This is equally relevant to choices in digital; if you can’t understand the app or channel, and align this with the user experience you are trying to create, and the user behaviour you are seeking to encourage, you will struggle to effectively lead a team to create best in class digital products let alone achieve a quality delivery. The ability to think in different modes is critical. I tend to look through three lenses; people, finance and technology.

First, through the people lens I created in my SSE role was for the entire IT team and was all around resource planning, skills development and capability and making the transformation journey real and personal for each employee at the personal level. What did it mean to them? How could it support their career and their development in their role?

Secondly, the finance lens then had to align to this, across the various budget lines, capital investments, operational improvements and people development.

Finally, the technology lens; we had to make many assumptions around the urgent need to adopt modern tech, and switch off a lot of legacy IT. We front weighted our investment budgets to account for the people costs and implications of acquiring the necessary skills. The tech lens also demanded a clear view of the landscape including what do we have, what state is it in, how secure is it, and what operational wrapper do we need on it.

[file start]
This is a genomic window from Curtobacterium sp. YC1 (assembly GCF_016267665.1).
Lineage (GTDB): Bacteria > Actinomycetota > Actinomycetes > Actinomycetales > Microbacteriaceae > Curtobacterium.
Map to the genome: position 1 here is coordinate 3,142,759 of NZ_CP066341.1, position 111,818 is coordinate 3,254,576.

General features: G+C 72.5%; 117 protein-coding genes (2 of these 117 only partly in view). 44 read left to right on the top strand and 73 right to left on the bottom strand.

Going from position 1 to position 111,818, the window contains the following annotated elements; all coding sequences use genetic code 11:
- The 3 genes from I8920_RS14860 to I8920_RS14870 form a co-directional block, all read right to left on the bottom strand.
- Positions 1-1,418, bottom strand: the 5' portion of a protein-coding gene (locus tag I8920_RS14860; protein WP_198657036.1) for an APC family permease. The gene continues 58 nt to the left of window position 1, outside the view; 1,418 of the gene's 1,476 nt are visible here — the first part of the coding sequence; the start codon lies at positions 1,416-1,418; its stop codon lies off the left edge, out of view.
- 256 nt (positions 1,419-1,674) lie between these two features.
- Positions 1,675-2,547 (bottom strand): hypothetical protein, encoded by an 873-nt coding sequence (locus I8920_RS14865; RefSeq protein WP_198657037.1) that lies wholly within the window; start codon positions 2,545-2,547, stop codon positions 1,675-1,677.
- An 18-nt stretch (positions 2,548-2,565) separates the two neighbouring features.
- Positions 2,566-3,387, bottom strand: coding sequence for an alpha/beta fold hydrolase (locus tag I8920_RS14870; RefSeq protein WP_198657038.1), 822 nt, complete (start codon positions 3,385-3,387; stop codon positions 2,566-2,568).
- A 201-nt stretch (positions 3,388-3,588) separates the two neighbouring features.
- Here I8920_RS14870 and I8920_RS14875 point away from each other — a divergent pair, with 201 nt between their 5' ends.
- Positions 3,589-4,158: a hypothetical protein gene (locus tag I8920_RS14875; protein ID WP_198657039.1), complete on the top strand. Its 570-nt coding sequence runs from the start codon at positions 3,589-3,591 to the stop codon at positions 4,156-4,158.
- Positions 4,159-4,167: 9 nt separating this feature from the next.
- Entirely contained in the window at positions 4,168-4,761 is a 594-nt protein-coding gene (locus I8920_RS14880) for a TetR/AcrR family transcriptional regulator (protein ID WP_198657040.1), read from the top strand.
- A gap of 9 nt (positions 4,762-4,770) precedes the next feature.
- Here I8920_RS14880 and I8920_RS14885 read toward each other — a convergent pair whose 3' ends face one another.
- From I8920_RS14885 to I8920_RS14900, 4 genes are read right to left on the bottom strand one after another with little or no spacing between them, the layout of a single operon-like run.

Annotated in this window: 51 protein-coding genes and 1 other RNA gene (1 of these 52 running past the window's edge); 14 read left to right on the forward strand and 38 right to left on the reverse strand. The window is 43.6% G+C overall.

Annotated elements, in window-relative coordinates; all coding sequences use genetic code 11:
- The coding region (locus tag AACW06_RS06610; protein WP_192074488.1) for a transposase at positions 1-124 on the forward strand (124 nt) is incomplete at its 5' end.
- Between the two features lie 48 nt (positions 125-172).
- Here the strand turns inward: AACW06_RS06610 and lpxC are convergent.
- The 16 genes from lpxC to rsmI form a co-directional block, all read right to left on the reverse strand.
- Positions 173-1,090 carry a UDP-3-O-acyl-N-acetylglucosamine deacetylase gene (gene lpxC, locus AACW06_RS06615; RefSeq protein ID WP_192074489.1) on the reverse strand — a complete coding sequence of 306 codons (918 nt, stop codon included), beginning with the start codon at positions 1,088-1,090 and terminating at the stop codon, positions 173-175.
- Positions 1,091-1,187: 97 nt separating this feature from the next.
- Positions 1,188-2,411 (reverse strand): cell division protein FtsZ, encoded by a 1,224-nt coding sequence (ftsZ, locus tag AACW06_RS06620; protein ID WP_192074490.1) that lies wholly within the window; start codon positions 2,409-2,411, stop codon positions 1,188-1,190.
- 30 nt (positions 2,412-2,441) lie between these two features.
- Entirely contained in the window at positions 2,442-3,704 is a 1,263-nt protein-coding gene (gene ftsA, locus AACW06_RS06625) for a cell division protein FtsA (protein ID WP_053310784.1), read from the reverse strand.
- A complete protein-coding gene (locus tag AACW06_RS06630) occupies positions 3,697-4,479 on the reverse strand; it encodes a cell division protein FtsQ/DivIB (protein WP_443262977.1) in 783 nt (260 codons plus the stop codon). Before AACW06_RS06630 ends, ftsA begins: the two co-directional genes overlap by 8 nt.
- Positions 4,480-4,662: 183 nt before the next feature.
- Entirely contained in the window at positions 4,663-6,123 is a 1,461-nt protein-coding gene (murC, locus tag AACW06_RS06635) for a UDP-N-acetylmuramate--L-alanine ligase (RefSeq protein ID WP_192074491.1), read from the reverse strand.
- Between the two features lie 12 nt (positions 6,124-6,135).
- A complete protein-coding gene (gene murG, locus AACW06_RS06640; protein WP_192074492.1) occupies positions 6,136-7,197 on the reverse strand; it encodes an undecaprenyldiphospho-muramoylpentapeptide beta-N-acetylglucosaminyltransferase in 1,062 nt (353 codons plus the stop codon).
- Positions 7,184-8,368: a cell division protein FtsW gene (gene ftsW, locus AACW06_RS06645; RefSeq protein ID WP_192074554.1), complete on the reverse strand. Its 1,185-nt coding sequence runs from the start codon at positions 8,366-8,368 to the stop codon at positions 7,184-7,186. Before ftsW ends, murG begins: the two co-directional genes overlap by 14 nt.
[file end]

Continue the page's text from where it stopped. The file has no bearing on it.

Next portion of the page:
It was then essential that we had cohesion across these three lenses together with the leadership team. This focus enabled us to have ‘whole team’ discussion with the right to challenge, irrespective of domain, drive inclusion and cohesiveness into our thinking, and then deliver with absolute clarity of direction. In turn this enabled the leadership team to cascade, with the benefit of addressing the full picture, through a fully joined up conversation, creating a stronger commitment of time and energy up front.

Reflecting upon your career so far, what have been the pivotal successes which have shaped your approach to transformational leadership and the delivery?

The first key success factor I feel has helped me is that I have built a reputation and am known for ‘cutting through the BS’. There is no substitute for just getting things done, especially in the technology teams I usually lead, where time and results are critical. It’s more fashionably called iterative development by the software teams; get something done, test it, make it available, do it again; move fast. I love to work this way, although I do get feedback that over time it becomes relentless, so you have to know when to be reflective and when to let some pressure ‘out of the tanks’.